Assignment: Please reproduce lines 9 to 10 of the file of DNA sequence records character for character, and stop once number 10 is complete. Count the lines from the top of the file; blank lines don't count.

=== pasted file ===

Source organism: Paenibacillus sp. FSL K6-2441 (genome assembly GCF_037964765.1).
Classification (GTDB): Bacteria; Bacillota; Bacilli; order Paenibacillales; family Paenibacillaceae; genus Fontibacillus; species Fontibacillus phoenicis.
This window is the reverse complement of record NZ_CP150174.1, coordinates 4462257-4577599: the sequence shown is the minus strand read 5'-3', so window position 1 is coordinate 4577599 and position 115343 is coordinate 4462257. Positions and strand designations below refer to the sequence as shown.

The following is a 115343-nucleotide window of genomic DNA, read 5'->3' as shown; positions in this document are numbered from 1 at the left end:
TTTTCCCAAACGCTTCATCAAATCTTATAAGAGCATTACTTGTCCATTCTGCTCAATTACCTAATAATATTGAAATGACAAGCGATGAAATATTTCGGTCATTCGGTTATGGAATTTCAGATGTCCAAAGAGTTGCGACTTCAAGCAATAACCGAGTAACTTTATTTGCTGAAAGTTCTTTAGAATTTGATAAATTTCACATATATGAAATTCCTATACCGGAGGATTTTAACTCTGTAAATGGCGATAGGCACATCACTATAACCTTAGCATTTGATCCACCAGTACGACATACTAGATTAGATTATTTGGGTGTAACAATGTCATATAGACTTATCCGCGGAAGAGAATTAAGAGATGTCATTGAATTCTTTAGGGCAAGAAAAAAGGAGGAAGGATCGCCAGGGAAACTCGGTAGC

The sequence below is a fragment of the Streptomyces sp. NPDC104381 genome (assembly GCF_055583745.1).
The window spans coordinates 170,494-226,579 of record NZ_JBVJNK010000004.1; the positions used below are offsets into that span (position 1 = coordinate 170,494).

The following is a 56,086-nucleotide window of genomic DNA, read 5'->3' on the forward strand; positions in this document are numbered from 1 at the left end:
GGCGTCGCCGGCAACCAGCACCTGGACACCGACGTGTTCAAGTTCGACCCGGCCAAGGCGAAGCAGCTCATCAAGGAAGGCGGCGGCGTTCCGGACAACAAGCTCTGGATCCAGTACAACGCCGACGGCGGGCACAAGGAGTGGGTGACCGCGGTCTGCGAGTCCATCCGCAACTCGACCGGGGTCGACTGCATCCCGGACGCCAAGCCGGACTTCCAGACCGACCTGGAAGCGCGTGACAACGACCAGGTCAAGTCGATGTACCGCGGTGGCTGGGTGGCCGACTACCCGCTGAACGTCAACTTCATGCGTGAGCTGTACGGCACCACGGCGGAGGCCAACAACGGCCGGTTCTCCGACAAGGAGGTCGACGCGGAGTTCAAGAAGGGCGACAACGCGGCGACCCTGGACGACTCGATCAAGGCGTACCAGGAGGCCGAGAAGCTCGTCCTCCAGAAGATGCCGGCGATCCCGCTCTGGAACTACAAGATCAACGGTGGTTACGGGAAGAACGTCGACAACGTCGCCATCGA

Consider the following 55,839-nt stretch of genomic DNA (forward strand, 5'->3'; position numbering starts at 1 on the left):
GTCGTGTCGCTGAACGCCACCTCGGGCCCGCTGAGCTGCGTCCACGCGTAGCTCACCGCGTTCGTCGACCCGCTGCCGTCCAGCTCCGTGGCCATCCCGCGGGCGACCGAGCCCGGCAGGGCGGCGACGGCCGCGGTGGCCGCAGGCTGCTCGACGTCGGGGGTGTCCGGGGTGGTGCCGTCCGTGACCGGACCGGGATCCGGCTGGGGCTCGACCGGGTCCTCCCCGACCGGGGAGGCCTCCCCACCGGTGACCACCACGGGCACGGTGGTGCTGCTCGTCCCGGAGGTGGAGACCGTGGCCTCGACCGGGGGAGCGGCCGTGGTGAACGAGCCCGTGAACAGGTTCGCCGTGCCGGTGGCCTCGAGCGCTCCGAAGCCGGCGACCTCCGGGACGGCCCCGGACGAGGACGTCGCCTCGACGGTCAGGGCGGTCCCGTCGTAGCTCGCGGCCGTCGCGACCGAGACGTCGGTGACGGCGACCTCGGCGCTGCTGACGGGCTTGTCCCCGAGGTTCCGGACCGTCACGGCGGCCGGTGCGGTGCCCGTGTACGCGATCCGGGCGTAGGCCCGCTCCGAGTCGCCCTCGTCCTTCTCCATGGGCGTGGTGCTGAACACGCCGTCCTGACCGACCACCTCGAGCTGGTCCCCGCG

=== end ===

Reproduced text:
GGCGTCGCCGGCAACCAGCACCTGGACACCGACGTGTTCAAGTTCGACCCGGCCAAGGCGAAGCAGCTCATCAAGGAAGGCGGCGGCGTTCCGGACAACAAGCTCTGGATCCAGTACAACGCCGACGGCGGGCACAAGGAGTGGGTGACCGCGGTCTGCGAGTCCATCCGCAACTCGACCGGGGTCGACTGCATCCCGGACGCCAAGCCGGACTTCCAGACCGACCTGGAAGCGCGTGACAACGACCAGGTCAAGTCGATGTACCGCGGTGGCTGGGTGGCCGACTACCCGCTGAACGTCAACTTCATGCGTGAGCTGTACGGCACCACGGCGGAGGCCAACAACGGCCGGTTCTCCGACAAGGAGGTCGACGCGGAGTTCAAGAAGGGCGACAACGCGGCGACCCTGGACGACTCGATCAAGGCGTACCAGGAGGCCGAGAAGCTCGTCCTCCAGAAGATGCCGGCGATCCCGCTCTGGAACTACAAGATCAACGGTGGTTACGGGAAGAACGTCGACAACGTCGCCATCGA

Consider the following 55,839-nt stretch of genomic DNA (forward strand, 5'->3'; position numbering starts at 1 on the left):